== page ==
The film looks good, of course, anything filmed in Scotland looks good, even The 39 Steps. The countryside is beautiful and breathtaking. This offers some fantasy element to the film that works occasionally but the magic that the director Hugh Hudson tries to throw at us just seems to miss.

Acting is fair but nothing spectacular. Colin Firth, who I found more humouress in Shakespeare in Love, has little to work with here. His character is so plain and ordinary he might as well be just a walk on, unfortunately it's a walk on that lasts the length of the movie. Irene Jacob as the girl between father and Uncle Morris doesn't have much to do. She's a plot device that just shows up and causes all hell to break loose. Malcolm McDowell who can usually show up in the most mundane of movies and turn them into something extremely watchable (take Star Trek Generations for example) has nothing to offer here. While all performances are modest, there's nothing really here that can stand out.

And Disney has given a pretty bland DVD release of this film. It doesn't even meet up to their usual release. It looks like something they plan on just showing up in the rental store, which I can believe because I can't see too many people rushing out for this one.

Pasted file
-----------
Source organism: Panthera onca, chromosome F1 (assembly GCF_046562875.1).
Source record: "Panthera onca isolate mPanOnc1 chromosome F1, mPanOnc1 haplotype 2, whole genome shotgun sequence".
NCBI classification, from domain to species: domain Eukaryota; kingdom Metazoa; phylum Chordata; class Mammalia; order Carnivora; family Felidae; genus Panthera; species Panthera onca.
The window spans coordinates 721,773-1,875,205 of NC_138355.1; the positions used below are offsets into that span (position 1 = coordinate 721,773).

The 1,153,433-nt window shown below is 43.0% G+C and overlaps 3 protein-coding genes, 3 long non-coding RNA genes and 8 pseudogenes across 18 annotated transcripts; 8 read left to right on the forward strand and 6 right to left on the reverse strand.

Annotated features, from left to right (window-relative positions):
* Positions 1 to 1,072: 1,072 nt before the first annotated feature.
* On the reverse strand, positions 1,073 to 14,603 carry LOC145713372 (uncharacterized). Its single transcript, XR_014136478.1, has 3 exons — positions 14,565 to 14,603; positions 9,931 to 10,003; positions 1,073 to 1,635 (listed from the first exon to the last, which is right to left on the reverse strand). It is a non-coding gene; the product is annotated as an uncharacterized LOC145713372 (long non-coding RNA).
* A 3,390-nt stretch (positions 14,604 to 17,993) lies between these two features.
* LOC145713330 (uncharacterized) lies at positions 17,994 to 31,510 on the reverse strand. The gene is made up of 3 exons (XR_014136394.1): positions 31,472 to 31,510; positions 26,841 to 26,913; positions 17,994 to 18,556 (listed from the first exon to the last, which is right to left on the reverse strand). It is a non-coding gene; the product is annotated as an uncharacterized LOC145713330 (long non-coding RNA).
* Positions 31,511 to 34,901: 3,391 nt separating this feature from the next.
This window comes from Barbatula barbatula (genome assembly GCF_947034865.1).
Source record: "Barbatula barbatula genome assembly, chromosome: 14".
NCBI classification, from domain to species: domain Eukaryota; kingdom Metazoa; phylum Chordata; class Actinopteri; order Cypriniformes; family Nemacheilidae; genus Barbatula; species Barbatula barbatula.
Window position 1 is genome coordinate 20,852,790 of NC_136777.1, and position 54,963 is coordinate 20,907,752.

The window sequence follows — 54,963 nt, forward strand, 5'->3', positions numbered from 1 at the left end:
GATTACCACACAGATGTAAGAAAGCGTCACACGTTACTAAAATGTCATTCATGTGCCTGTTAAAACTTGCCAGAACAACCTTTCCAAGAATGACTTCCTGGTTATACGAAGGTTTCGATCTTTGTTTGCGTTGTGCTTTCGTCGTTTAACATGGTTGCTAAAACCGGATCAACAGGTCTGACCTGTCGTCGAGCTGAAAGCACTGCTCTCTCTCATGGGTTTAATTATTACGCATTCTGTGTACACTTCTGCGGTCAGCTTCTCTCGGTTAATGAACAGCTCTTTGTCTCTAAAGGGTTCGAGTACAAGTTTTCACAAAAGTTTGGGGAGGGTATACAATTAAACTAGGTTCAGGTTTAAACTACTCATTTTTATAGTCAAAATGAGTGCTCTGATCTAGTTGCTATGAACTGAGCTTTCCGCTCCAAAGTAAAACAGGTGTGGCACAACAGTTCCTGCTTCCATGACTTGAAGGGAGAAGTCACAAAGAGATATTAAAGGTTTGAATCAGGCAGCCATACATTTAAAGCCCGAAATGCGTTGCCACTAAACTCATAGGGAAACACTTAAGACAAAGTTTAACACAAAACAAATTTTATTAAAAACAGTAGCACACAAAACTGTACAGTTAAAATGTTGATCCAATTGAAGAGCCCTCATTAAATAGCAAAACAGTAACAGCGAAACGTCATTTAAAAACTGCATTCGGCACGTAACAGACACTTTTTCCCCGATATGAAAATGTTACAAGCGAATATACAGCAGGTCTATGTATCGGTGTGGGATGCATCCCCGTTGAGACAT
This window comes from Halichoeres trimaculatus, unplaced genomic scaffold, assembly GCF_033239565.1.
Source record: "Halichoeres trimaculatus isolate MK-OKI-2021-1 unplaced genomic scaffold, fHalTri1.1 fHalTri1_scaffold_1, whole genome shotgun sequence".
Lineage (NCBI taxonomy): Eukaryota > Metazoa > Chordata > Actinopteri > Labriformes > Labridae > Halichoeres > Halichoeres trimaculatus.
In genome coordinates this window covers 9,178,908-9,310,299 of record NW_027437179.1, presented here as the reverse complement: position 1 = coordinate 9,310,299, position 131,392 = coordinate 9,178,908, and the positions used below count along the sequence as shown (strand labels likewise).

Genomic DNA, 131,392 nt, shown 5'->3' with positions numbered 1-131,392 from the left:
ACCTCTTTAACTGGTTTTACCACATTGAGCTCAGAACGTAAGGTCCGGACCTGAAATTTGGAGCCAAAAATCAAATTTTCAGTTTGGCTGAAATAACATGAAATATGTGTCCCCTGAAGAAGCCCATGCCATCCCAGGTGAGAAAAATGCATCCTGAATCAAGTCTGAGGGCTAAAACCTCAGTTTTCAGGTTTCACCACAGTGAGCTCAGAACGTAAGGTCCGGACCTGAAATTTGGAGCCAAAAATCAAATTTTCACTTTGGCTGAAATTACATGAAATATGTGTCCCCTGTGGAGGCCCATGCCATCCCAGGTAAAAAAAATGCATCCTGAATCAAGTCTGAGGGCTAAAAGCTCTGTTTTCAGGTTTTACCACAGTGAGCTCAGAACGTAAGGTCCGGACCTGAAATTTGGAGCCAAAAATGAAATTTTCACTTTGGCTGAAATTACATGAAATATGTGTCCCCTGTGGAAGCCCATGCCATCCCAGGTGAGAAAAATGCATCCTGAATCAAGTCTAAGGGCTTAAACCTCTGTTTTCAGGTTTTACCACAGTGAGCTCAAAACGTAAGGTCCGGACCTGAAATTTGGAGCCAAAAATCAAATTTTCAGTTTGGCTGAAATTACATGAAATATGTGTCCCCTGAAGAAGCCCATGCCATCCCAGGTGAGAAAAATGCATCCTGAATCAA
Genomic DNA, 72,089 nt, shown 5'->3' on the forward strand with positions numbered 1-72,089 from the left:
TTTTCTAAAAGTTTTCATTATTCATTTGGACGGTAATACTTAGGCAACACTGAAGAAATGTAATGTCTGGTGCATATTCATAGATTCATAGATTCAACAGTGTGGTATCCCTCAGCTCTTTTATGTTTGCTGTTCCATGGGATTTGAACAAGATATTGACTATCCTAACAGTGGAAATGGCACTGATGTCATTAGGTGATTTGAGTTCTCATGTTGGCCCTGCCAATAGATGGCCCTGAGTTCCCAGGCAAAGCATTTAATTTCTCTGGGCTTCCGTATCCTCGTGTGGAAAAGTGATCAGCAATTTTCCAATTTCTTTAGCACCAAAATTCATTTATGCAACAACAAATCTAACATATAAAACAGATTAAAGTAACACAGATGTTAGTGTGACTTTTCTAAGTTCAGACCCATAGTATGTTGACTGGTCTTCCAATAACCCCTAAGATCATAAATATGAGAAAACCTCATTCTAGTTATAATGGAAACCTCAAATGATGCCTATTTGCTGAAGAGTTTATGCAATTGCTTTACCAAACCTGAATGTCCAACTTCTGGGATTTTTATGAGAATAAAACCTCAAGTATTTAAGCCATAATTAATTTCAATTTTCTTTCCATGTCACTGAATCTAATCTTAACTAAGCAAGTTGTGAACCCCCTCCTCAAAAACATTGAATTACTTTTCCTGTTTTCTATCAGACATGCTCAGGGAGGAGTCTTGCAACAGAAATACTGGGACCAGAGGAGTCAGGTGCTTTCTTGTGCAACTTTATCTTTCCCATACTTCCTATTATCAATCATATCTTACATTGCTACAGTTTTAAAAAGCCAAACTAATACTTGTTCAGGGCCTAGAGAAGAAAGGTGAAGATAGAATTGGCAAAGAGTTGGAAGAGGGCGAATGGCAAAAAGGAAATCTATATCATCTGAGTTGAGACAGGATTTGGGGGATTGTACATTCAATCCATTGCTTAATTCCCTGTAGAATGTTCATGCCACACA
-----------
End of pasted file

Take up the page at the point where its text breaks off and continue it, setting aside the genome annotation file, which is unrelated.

It is presented on a single-sided, single-layered disc in its original aspect ratio of 1.85:1. And get this! It has been enhanced for widescreen TVs!! I guess it's something they're sticking to now.

While I usually get fairly pissed off at Disney discs because they offer nothing in supplements, they usually make up for it in the picture and sound department. Here, though, they don't even succeed in that. The picture is okay and better than average but it presents quite a few problems both in the print and the transfer. Print flaws are fairly constant mainly showing in flecks and bits of debris. What got me was near the end when lines actually went down the center of the screen. For a film fairly new that shocked me, especially when Disney did nothing for it.